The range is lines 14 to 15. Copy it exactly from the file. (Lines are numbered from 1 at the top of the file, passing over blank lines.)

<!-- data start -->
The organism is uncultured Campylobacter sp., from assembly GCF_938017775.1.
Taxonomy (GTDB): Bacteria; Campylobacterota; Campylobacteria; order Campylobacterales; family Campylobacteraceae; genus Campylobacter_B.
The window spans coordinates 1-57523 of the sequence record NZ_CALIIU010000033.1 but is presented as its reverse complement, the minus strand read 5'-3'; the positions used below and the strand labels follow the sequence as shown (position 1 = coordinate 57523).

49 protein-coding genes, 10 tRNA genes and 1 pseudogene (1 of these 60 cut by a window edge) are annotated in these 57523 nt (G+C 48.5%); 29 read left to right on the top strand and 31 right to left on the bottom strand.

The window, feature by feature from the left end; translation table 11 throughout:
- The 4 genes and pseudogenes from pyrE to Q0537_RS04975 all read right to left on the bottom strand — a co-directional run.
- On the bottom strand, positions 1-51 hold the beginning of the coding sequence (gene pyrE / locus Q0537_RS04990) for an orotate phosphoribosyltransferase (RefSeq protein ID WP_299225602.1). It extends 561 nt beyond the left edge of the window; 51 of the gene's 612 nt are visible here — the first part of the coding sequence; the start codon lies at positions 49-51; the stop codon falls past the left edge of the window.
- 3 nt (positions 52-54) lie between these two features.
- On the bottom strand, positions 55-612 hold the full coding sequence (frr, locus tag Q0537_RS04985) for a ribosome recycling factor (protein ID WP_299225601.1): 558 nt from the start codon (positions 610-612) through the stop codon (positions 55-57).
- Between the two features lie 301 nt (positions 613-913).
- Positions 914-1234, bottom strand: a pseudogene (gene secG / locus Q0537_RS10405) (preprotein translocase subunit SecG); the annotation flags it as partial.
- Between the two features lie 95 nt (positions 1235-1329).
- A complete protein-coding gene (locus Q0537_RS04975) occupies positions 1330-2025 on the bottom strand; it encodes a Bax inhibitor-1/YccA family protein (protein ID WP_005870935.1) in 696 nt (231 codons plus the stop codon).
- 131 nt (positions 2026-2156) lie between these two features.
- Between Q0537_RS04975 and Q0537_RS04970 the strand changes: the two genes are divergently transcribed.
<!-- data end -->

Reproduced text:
- 131 nt (positions 2026-2156) lie between these two features.
- Between Q0537_RS04975 and Q0537_RS04970 the strand changes: the two genes are divergently transcribed.